Melissa Breau: Yeah. So to not totally change topics but shift a little bit since we talked last, I believe you also started a podcast, right?

Chrissi Schranz: Yeah.

Mellissa Breau: Do you wanna share a bit About it?

Chrissi Schranz: Yeah, it's been way too long that we, that we last talked. I seem to have done a million things. Yeah, I started the kind of podcast that I wanted to listen to and it's called Our One Wild and Precious Lives and Our Dogs. The title is taken from the last line of a Mary Oliver poem that I really like. And the original, the original line is tell me what is it you plan to do with your one wild and precious life? It's a storytelling podcast where I have conversations with people I appreciate about topics I care about and it's about living off the beat, the beaten track, and of course about dogs. It's very eclectic but somehow it all ties together.

Melissa Breau: That's not the only new thing you've kind of been up to, right? I believe you also became a Certified Control Unleashed instructor, is that right?

Chrissi Schranz: Yeah, that's right. I've wanted to do more CU stuff ever since reading Leslie's first book. Many CU games and patterns are approaches I've used. I've been coming back to over and over again for my own dogs and client dogs. And then one day I talked to Leslie because I wanted to learn more and have a mentor and then I ended up working on the certification and it's a really amazing program. Yeah, I say all the time, I think she's brilliant. I don't know how she quite comes up with some of the concepts that she does, but a lot of them are simple enough that they're easy to understand and implement, but complex enough that they seem to tap into, you know, whatever the dogs actually need in the moment to kind of help them overcome things. It's really quite fascinating. Yeah, I love how adaptable they are, it's really amazing.

Melissa Breau: Yeah. Can you share a little bit about kind of the experience of going through the program and maybe kind of how you're applying what you learned?

Chrissi Schranz: Yeah, I think it may have changed by now because I believe it's now being run on Clean Run rather than by Leslie themselves. So I'll just share my own experience. It may be different now, I don't know because it was Covid times we could record videos of working with clients online as well as offline and we could use our own dogs and client dogs.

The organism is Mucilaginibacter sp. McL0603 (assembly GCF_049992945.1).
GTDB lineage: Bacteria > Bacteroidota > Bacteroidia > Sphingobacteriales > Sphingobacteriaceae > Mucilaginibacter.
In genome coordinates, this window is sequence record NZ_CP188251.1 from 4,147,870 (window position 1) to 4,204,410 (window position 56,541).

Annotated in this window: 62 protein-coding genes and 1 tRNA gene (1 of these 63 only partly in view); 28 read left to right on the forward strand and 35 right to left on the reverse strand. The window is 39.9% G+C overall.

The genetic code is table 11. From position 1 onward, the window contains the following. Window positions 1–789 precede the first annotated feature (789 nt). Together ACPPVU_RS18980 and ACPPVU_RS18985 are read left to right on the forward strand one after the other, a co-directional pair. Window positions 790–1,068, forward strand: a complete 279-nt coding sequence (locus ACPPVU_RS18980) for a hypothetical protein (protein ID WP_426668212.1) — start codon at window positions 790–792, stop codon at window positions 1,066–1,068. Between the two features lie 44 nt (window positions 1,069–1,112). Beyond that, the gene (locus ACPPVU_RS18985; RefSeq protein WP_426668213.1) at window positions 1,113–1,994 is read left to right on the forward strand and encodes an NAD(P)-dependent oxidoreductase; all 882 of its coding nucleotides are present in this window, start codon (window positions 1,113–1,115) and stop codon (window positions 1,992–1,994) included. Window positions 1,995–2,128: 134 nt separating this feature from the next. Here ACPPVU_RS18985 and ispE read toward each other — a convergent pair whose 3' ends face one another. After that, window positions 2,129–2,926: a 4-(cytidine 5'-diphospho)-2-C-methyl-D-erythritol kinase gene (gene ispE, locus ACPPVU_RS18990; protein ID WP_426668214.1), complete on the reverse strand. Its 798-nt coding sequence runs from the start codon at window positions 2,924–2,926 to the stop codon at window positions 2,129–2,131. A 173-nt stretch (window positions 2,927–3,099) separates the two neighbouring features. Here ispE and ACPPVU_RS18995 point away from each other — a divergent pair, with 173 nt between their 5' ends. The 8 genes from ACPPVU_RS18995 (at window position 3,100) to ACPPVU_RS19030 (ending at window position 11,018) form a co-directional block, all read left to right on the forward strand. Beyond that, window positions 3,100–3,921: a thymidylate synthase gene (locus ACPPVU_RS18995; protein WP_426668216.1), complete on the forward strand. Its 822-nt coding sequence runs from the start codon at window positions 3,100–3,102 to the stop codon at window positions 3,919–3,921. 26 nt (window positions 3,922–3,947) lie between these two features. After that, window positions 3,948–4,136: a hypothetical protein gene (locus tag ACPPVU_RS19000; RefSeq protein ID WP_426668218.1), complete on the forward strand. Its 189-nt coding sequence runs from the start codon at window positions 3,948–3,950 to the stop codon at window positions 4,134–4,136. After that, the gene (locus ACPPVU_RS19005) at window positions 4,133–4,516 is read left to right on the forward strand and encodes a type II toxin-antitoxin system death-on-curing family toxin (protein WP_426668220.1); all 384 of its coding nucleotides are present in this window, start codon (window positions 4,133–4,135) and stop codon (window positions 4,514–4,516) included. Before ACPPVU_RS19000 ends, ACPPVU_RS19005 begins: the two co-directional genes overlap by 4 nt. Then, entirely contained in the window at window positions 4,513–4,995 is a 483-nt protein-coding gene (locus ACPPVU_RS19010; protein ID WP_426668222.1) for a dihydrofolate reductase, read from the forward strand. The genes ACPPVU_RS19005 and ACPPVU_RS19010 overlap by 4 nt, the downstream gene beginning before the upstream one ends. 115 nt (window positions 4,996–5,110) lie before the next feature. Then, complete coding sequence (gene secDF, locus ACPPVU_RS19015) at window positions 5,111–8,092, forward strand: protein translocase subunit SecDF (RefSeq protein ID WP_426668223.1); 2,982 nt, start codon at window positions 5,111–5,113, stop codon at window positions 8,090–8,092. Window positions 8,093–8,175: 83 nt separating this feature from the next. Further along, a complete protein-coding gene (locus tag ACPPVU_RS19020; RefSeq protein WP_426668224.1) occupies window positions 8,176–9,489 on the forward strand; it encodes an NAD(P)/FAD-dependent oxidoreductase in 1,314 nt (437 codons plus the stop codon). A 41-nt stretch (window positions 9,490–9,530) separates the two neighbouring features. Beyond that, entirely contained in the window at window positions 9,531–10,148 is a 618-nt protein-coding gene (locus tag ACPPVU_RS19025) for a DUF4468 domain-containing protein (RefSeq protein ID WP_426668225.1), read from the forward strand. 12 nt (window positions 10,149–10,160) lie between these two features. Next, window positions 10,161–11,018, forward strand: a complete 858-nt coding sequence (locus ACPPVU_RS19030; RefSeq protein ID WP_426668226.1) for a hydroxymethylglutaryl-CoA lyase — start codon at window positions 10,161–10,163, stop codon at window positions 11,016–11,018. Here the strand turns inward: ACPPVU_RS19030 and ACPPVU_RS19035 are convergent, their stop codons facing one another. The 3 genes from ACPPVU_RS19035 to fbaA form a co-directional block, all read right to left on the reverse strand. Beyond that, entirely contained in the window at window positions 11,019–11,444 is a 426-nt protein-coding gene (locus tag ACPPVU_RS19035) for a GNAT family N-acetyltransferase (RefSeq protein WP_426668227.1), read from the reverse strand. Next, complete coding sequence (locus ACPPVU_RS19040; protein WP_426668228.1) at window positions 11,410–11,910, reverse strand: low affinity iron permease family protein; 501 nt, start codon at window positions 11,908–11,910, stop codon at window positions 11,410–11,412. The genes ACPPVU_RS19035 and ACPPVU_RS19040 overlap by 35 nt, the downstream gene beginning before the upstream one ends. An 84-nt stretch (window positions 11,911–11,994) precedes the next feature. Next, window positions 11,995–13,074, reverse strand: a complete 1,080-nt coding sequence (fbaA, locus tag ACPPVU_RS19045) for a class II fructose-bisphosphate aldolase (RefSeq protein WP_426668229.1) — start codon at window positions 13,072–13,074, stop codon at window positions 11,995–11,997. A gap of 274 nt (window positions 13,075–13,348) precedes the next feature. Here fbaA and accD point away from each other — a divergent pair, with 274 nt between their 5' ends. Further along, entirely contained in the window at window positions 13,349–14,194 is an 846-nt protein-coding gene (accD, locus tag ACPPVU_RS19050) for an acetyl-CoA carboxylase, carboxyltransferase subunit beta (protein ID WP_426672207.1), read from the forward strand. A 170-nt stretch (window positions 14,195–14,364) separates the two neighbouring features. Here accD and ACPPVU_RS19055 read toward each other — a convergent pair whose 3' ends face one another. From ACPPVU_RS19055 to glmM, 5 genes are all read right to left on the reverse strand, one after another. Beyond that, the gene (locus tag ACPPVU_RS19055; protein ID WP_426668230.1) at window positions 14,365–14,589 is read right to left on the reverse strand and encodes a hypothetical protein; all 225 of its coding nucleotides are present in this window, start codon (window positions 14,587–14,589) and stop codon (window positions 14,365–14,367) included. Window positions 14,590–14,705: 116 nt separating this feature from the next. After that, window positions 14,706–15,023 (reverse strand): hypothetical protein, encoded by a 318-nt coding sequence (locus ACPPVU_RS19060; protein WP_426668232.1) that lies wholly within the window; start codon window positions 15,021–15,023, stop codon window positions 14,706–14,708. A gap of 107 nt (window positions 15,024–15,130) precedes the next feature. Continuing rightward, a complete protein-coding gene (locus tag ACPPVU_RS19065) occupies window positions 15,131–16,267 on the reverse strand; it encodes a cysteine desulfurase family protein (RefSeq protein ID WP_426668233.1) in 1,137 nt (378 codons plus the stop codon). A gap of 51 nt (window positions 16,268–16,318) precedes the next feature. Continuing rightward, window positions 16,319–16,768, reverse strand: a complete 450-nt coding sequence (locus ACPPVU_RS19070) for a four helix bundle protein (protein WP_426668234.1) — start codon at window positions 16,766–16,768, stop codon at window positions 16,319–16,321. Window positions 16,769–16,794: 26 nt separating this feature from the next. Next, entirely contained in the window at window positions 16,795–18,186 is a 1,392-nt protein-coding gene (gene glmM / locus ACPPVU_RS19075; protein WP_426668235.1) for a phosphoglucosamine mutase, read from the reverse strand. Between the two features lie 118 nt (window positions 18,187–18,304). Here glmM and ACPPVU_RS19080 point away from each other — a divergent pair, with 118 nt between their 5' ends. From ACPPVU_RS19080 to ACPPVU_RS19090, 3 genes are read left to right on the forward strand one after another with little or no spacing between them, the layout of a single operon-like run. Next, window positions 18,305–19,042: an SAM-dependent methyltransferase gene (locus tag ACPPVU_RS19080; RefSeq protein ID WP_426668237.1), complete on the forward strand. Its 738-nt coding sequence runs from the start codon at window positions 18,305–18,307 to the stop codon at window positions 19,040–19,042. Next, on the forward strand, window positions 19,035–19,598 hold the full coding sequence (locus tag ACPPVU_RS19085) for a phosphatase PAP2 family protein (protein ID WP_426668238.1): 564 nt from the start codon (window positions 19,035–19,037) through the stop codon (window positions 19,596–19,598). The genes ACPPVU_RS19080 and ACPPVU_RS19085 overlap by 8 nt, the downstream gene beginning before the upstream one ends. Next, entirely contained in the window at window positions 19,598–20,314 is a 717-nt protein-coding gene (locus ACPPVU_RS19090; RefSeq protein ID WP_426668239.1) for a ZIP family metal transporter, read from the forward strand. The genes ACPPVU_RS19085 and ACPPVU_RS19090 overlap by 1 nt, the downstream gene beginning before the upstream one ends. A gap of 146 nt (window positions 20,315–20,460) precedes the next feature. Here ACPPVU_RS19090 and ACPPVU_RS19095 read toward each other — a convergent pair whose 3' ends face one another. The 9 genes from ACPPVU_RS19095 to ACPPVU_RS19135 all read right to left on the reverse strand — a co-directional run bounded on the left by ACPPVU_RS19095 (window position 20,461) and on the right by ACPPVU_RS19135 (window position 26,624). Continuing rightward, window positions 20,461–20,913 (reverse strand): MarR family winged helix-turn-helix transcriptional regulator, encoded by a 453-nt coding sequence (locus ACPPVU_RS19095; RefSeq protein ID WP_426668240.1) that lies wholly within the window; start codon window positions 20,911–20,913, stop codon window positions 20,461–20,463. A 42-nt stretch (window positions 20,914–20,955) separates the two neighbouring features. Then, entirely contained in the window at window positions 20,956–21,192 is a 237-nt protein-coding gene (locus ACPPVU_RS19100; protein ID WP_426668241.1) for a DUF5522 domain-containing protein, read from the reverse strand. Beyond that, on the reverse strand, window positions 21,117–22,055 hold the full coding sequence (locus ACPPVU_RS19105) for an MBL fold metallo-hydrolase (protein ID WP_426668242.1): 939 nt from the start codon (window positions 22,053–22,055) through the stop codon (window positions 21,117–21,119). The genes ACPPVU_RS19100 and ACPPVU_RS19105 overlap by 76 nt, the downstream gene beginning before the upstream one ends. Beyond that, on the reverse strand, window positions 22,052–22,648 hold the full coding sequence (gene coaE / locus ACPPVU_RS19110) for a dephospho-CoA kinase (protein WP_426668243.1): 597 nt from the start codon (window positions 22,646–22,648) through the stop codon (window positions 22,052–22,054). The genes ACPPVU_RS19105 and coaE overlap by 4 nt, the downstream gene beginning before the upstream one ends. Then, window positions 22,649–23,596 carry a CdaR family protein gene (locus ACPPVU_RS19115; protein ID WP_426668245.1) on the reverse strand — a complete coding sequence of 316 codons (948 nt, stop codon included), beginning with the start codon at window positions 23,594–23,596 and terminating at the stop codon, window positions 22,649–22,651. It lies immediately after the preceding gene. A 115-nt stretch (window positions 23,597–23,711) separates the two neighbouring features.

And I personally ended up doing a bit of everything because I wanted feedback on a bit of everything. So in my video submissions, there's some online clients, some in-person clients, my own dog and also a puppy I borrowed. And some of the submission videos ended up being step-by-step guides for how to teach a certain pattern and others just show the first step or the final result of a game.

And like I really like how much flexibility Leslie gave us in approaching this so we could share different steps in the journey towards different goals with different dogs and, and get feedback on that. And that was, that was just a really, really amazing experience and Leslie's feedback is always kind and constructive and yeah, I've appreciated it so much.

Melissa Breau: I know you've shared some interesting content on your site, just kind of adapting some of what you, what you learned, right?

Chriss Schranz: Yeah, Yeah. Sorry, go ahead.

Melissa Breau: And you started to say something about the best go for it.

Chrissi Schranz: Yeah, no, no. And like that is actually what I, what I was gonna say. So like in the pattern games, that's one of my favorite parts is that Leslie really stresses that we should modify the patterns. So, so they make sense for the learner in front of us. It's not about teaching this one pattern and then sticking to it and doing the exact same thing for every single learner. And it's been so helpful to experiment with different patterns and really tailor them for a particular dog or other animal and their needs.

Cuz the concept behind Control Unleashed is making the world a little more predictable and a little less scary. But what exactly that means looks really different for every learner. Yeah. And in terms of how I've been applying it, there's a little bit of CU in my Out and About class, but I mostly use it for private students online or offline. And more so now than previously.

I currently for example, have the amazing opportunity to explore Control Unleashed patterns with two amazing horses and they're awesome person and I am so grateful for this. I'm learning so much about horses along the way. It is really cool.

Melissa Breau: That's pretty neat. Where are you, are you doing that locally or are you doing that online?

Chrissi Schranz: I'm doing that online.

Melissa Breau: That's so cool.

Chrissi Schranz: Yeah. All the way across the world. I don't know if that's better or worse in some ways, you know what I mean? Sometimes it's so fun to be able to see some of that stuff in person, but also like online then you have video content and you can, you know, watch it again and yeah. But I feel like it's both, it's like, yeah, it's always both.

Melissa Breau: All right. So you've got, can I just shift to some of the, the FDSA stuff you've, you're working on, you've got your Recall class back on the schedule for this coming term. I was taking a look at it kind of before we hopped on and really loved kind of how you broke some of the stuff down in your description. So what goes into, you know, building a really fantastic recall?

Chrissi Schranz: So my answer today is two ingredients, one, the science of learning and two, lots of fun. So really quite, quite a simple recipe. You just have to find the right ratio for the learner in front of you, right?